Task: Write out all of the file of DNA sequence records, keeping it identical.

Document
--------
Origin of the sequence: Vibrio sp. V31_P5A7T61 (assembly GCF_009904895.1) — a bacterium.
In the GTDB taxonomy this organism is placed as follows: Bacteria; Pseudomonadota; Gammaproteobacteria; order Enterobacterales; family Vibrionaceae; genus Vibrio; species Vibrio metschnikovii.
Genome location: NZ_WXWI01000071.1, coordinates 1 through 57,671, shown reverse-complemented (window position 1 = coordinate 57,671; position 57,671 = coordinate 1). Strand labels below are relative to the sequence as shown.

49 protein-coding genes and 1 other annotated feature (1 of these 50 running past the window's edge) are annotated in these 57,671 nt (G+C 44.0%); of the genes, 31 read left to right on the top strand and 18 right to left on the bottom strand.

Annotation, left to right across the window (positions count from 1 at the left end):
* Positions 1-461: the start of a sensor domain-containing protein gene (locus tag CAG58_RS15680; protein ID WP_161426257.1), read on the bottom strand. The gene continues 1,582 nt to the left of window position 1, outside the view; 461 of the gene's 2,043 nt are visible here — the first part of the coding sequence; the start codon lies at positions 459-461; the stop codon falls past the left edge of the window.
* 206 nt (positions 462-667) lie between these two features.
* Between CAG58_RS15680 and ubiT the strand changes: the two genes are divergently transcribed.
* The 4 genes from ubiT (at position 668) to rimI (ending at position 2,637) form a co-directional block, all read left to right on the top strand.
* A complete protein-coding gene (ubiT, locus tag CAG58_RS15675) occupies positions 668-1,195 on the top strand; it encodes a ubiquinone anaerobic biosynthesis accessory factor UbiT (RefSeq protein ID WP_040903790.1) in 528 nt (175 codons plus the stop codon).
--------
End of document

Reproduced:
Origin of the sequence: Vibrio sp. V31_P5A7T61 (assembly GCF_009904895.1) — a bacterium.
In the GTDB taxonomy this organism is placed as follows: Bacteria; Pseudomonadota; Gammaproteobacteria; order Enterobacterales; family Vibrionaceae; genus Vibrio; species Vibrio metschnikovii.
Genome location: NZ_WXWI01000071.1, coordinates 1 through 57,671, shown reverse-complemented (window position 1 = coordinate 57,671; position 57,671 = coordinate 1). Strand labels below are relative to the sequence as shown.

49 protein-coding genes and 1 other annotated feature (1 of these 50 running past the window's edge) are annotated in these 57,671 nt (G+C 44.0%); of the genes, 31 read left to right on the top strand and 18 right to left on the bottom strand.

Annotation, left to right across the window (positions count from 1 at the left end):
* Positions 1-461: the start of a sensor domain-containing protein gene (locus tag CAG58_RS15680; protein ID WP_161426257.1), read on the bottom strand. The gene continues 1,582 nt to the left of window position 1, outside the view; 461 of the gene's 2,043 nt are visible here — the first part of the coding sequence; the start codon lies at positions 459-461; the stop codon falls past the left edge of the window.
* 206 nt (positions 462-667) lie between these two features.
* Between CAG58_RS15680 and ubiT the strand changes: the two genes are divergently transcribed.
* The 4 genes from ubiT (at position 668) to rimI (ending at position 2,637) form a co-directional block, all read left to right on the top strand.
* A complete protein-coding gene (ubiT, locus tag CAG58_RS15675) occupies positions 668-1,195 on the top strand; it encodes a ubiquinone anaerobic biosynthesis accessory factor UbiT (RefSeq protein ID WP_040903790.1) in 528 nt (175 codons plus the stop codon).